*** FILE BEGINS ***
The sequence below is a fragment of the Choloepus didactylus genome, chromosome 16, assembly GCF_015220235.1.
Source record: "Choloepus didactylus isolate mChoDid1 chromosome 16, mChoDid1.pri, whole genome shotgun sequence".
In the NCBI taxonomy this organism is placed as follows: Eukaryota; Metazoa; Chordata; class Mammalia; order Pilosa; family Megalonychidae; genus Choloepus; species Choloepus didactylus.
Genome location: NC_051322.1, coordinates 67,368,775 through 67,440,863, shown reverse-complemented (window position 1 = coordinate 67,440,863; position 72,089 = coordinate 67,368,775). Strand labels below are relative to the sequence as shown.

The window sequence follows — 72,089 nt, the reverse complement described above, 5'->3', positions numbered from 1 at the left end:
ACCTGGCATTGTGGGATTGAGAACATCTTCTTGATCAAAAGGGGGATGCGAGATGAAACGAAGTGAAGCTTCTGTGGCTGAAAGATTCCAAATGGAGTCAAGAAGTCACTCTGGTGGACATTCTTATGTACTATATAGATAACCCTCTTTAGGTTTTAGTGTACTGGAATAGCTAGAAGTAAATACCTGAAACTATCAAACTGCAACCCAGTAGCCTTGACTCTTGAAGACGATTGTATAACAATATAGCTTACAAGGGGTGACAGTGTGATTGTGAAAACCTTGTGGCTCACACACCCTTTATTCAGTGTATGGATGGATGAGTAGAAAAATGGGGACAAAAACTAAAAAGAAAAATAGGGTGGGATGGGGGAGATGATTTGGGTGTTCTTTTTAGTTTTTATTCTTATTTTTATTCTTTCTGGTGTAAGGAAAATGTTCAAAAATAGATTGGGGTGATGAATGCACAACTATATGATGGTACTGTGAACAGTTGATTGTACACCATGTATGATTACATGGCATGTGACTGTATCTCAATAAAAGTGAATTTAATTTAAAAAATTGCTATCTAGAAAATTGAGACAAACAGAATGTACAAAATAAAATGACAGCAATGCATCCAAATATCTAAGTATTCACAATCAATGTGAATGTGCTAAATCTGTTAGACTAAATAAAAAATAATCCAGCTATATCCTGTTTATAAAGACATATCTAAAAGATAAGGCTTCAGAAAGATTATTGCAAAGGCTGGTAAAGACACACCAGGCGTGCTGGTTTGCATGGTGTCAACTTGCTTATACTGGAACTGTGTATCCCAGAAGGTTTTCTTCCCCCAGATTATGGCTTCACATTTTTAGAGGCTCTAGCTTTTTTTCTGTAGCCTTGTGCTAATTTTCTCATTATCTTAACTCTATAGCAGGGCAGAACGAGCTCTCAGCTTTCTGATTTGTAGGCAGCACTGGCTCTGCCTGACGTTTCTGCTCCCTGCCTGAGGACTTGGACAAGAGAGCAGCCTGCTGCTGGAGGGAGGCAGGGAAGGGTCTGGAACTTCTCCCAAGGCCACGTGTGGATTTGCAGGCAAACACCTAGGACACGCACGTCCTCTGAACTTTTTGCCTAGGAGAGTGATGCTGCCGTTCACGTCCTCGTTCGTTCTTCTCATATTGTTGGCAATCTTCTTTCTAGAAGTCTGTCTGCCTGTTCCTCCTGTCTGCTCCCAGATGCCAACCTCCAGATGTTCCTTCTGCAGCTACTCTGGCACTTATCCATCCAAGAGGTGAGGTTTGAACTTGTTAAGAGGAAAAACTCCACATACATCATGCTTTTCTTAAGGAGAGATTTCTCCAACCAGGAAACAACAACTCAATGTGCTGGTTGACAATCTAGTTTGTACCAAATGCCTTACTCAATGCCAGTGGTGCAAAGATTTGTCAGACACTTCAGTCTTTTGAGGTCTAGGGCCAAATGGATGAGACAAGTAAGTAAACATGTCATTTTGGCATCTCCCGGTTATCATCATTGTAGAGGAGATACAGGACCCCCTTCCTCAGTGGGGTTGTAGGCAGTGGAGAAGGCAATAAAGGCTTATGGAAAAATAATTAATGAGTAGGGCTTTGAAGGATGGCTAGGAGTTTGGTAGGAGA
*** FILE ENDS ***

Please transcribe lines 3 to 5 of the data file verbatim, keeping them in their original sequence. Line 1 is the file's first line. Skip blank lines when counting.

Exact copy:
In the NCBI taxonomy this organism is placed as follows: Eukaryota; Metazoa; Chordata; class Mammalia; order Pilosa; family Megalonychidae; genus Choloepus; species Choloepus didactylus.
Genome location: NC_051322.1, coordinates 67,368,775 through 67,440,863, shown reverse-complemented (window position 1 = coordinate 67,440,863; position 72,089 = coordinate 67,368,775). Strand labels below are relative to the sequence as shown.

The window sequence follows — 72,089 nt, the reverse complement described above, 5'->3', positions numbered from 1 at the left end: